This was originally published on The Mighty, and I am posting it here with their permission. See the original article here: “Learning To Filter Unsolicited Advice as Someone With Chronic Illness” and also cross-posted on Yahoo News here.
When I first dealt with Graves’ disease in April 2017, and then when I developed post-concussion syndrome in January 2018 (that’s still going strong), I received an ever-changing set of problems that require adaptions. One of these was the unexpected amount of unsolicited advice given by people in all levels of my social world.
From what I’ve heard, most people with any kind of health trouble will receive unsolicited advice. I guess it was my turn to see what this reality feels like.
At the beginning, I was eager to try everything offered to me.
It started with diet.
The naturopath says try cutting gluten out of my diet? Sure! Eliminate dairy, decrease added sugars, decrease processed foods? Yea, sure, sounds reasonable. But then I was recommended to cut out nightshade vegetables, and told to follow the autoimmune protocol diet. I was being told to cut out canola oil and sunflower oil. I was switched from iodized salt to sea salt. I was told I should drink copious amounts of bone broth and kombucha. I was encouraged to eat hormone-free meats raised without antibiotics, only non-GMO products, and the most organic options I could find. Most forms of soy were also off the table.
I had panic attacks over food choices, and I was spending triple the money I normally would on grocery bills. I was crushed under the weight of responsibility for my wellness. I felt that every bite of “wrong” food could mean never overcoming a potentially solvable health problem. There were tears, there was anxiety, and I was terribly bored with the food available. When people asked me why I was so restrictive in my food, I couldn’t even really explain because there were too many reasons and rules to keep track of.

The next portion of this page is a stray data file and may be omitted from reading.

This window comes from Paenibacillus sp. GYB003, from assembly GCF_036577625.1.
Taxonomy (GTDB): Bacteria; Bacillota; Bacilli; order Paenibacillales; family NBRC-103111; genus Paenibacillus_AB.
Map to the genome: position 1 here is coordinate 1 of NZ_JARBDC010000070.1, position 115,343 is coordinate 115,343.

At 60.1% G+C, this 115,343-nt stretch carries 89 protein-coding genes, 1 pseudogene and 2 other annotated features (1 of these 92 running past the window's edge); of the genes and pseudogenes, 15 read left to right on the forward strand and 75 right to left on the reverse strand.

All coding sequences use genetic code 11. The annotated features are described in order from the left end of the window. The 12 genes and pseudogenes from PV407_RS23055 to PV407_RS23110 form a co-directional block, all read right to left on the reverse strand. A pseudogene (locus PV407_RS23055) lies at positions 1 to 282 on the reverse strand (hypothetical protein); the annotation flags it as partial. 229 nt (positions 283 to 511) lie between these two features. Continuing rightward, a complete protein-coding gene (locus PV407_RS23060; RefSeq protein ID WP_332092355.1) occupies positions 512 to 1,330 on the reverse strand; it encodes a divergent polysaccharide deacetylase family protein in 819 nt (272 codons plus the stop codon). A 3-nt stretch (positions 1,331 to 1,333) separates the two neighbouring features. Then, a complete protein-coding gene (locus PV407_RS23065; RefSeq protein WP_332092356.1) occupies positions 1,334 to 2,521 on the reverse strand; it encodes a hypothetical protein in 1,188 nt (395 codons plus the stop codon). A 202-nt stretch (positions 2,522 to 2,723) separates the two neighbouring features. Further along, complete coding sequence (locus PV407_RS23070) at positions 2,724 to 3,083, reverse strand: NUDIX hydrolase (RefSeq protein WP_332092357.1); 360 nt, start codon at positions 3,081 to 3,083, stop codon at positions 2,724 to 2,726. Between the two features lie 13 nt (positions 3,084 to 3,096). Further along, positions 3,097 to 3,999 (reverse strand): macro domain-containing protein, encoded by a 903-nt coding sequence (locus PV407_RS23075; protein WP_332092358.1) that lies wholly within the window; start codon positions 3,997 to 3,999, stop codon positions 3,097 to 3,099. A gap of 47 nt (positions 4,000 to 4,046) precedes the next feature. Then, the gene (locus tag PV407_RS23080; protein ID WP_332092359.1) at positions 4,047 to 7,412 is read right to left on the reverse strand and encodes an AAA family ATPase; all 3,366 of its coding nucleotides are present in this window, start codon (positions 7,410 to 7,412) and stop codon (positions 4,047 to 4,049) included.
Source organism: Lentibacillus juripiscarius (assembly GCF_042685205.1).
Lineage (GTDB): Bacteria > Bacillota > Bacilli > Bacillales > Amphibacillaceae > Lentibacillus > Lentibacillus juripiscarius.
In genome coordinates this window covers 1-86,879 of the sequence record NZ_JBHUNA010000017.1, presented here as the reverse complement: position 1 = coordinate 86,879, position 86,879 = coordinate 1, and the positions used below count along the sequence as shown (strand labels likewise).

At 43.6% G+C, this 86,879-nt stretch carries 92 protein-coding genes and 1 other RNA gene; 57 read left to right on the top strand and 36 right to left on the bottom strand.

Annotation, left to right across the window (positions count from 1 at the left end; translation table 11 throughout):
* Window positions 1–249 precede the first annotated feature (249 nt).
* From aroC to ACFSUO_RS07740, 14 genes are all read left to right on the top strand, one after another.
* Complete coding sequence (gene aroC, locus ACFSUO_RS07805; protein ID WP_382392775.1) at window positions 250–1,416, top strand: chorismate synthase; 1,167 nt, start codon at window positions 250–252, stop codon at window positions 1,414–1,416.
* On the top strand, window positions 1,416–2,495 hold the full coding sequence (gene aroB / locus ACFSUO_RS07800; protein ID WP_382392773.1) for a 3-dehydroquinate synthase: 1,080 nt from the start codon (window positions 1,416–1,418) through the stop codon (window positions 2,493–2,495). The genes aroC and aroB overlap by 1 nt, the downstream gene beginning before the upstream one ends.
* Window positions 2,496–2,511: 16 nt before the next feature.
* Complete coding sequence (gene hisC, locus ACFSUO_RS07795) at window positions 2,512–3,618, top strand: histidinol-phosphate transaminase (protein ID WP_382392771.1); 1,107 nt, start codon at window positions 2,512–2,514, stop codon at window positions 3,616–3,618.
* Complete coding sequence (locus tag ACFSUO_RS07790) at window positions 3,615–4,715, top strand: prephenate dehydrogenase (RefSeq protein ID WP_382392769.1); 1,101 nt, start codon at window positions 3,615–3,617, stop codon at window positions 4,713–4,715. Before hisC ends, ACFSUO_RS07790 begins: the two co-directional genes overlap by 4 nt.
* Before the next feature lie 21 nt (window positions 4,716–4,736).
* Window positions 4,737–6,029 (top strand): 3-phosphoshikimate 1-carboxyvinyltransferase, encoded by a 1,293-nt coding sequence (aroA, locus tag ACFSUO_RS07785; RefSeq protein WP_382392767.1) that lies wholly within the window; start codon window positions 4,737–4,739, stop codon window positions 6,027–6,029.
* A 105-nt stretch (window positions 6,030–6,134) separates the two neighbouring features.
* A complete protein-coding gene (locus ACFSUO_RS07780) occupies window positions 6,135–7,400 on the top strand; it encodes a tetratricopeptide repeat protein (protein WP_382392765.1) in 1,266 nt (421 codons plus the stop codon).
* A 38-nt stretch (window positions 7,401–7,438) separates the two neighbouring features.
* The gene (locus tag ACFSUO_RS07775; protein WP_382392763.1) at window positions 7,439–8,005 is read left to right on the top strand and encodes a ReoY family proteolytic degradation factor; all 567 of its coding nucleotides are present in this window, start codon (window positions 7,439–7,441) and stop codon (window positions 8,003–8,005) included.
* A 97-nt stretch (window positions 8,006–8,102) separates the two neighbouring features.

I felt that every bite of “wrong” food could mean never overcoming a potentially solvable health problem.
Luckily these panic attacks slowly evolved into a realization that there is just too much advice for this anxious soul to follow, and the stress of it might be worse than the potentially inflammatory food entering my body. This was a very important lesson. It involved understanding myself and choosing what to do based on who I know myself to be.
It doesn’t mean I rejected every bit of advice I received, but it meant I needed to learn to filter advice better.
I kept some food advice that I felt I could follow, and gently shelved the rest at the back of my mind. This is how I treat all health tips handed to me now.
As this filtering of advice involves a lot of interactions with people, enacting it has meant that I need to figure out how to respond to the people who offer it. It’s been difficult, especially as someone who is sensitive but also tries hard to keep relationships smooth.